Now that Congress has OK’d oil and gas exploration in the Arctic National Wildlife Refuge’s coastal plain, opponents are preparing for the next phase in their decades-long struggle to protect the environmentally sensitive area.
“This fight is not over. For the Gwich’in, it has just begun, on a whole new level,” Bernadette Demientieff, executive director of the Gwich-in Steering Committee, said.
Demientieff says members of the Fairbanks-based organization are taking a few days off before they resume their efforts to protect the coastal plain and its wildlife from oil-industry development.
“Right now, we just take the time to calm down, because there’s a lot of anger,” Demientieff said. “And we can’t act out in anger.”
The Gwich’in consider the lands that would be opened to oil and gas exploration as sacred. They also worry the industrial activity will harm the Porcupine caribou herd and other wildlife that’s essential to indigenous peoples’ subsistence.
“I would just say for every body just to enjoy their loved ones,” Demientieff said. “And in the new year, we will unite, get back on track, and work on ways that we are going to keep them out of the Arctic refuge.”
Local conservation groups also are preparing to launch campaigns to protect the coastal plain, in concert with their national counterparts and indigenous peoples organizations.
“You’ll see Northern Alaska Environmental Center and our partners here in Alaska continue to stand in solidarity with the Gwich’in nation,” Elizabeth Dabney, executive director of the Northern Alaska Environmental Center said. “This is a huge blow to their way of life. And a lack of an acknowledgement of the time they spent in Washington, D.C., raising their voices.”
Fairbanks Climate Action Coalition spokeswoman Jessica Girard accuses Alaska’s congressional delegation of favoring industry over Alaskans who oppose opening the coastal plain to oil and gas development.
Girard said U.S. Sen. Lisa Murkowski sold out by voting in favor of the federal tax-reform bill that contained provisions to open ANWR, despite another part of the bill that will cripple the Affordable Care Act – which the senator said she opposed earlier this year.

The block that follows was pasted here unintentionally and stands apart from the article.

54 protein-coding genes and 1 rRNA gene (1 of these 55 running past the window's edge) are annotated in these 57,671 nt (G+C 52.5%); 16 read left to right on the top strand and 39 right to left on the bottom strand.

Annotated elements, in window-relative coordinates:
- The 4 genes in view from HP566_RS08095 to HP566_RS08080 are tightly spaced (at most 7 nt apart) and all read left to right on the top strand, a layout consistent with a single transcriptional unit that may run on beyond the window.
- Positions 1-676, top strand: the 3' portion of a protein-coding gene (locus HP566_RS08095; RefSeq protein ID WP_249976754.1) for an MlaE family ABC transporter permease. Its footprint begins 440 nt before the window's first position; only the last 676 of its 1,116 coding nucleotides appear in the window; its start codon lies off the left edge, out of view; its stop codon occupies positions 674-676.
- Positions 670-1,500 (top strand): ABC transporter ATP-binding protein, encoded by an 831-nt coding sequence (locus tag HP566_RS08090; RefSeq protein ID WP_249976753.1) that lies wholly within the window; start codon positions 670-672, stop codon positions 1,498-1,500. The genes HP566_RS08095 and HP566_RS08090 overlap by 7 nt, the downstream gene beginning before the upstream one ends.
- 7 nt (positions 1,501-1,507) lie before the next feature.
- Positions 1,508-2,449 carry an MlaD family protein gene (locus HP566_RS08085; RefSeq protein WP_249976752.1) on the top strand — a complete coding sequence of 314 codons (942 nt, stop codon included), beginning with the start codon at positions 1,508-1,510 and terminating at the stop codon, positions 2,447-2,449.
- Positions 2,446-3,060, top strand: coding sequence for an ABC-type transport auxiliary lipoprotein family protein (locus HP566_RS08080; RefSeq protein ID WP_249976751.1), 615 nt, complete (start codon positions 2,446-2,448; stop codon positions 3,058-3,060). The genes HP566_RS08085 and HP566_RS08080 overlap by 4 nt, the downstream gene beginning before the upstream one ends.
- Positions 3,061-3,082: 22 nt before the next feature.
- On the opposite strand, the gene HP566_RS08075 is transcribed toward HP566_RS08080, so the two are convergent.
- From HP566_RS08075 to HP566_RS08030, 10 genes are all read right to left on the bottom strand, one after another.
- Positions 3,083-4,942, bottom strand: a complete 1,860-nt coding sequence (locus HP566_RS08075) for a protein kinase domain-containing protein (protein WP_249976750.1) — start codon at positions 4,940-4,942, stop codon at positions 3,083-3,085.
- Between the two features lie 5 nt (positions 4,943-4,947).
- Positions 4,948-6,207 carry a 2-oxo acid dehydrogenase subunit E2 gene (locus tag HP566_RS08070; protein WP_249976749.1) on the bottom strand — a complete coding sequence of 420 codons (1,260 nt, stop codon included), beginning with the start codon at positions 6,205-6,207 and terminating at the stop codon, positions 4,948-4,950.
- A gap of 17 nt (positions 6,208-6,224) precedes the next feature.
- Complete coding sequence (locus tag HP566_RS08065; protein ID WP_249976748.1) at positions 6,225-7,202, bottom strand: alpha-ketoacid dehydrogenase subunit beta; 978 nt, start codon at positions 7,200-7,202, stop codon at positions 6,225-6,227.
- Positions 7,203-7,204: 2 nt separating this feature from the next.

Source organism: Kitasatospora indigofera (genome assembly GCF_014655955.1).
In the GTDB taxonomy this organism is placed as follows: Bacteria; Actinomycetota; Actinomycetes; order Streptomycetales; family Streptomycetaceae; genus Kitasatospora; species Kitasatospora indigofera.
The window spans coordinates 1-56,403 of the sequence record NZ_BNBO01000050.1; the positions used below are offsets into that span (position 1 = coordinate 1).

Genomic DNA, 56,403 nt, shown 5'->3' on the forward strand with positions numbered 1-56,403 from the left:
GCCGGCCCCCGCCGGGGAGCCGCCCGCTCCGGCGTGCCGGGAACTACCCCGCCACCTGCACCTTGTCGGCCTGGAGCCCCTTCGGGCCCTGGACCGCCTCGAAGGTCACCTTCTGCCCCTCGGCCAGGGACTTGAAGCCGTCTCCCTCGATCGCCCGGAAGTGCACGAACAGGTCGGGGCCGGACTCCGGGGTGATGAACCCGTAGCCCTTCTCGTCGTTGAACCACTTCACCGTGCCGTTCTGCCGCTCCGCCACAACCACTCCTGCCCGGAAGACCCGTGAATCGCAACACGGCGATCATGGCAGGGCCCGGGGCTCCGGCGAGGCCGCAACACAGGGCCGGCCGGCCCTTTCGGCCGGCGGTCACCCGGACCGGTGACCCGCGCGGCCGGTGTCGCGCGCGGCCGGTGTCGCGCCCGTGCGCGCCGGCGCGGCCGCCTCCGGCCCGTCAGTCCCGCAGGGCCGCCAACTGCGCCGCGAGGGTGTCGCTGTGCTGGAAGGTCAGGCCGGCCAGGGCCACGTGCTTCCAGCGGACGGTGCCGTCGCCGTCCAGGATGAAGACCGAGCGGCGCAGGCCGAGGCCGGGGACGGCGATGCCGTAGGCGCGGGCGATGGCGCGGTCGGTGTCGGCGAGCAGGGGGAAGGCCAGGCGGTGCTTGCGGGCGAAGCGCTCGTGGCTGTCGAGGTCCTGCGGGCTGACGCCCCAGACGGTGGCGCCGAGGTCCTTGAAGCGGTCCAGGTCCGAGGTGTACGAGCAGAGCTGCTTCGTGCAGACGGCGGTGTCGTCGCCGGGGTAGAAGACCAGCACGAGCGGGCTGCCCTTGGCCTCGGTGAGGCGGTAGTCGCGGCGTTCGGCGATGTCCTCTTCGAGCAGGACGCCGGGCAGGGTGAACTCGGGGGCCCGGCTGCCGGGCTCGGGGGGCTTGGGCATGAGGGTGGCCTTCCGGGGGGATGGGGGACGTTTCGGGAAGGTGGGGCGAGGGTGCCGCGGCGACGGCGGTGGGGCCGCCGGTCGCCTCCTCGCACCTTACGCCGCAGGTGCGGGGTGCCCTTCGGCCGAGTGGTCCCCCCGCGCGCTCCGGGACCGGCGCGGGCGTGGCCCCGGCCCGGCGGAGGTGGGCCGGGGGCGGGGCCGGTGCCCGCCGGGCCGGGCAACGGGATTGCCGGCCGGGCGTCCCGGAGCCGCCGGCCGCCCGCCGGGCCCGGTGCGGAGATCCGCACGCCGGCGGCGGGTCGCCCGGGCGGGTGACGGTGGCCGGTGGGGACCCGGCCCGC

“I think we saw a spike in support for the refuge, specifically here in Alaska, when people began to realize that Murkowski did sell out her health-care vote simply to get her pet project, which is the Arctic refuge,” Girard said.
Murkowski has denied those accusations, saying the bill’s provision to repeal the universal mandate from the health care act, quote, “restores to people the freedom to choose” because it eliminates the requirement that all Americans be covered by health insurance.
Dabney said Murkowski’s role in including ANWR in the final budget bill casts doubt on her explanation.
“It was an underhanded way to get the coastal plain in there. And it was also pretty dangerous and totally disregarded the Gwich’in,” Dabney said.
Neither Dabney nor Girard would offer specifics on the new campaigns they say will be launched in the coming year to halt development of the Arctic Refuge.
Girard says conservation groups intend to take full advantage of the years-long federal process of identifying lands with oil and gas potential and then conducting lease sales, all of which must be done before drilling can begin.
“There’s many hurdles that are in the way of opening the refuge,” Girard said.
Throughout that time, Girard says opponents will be waging political fights in Congress, filing lawsuits and staging protests here in Alaska and nationwide.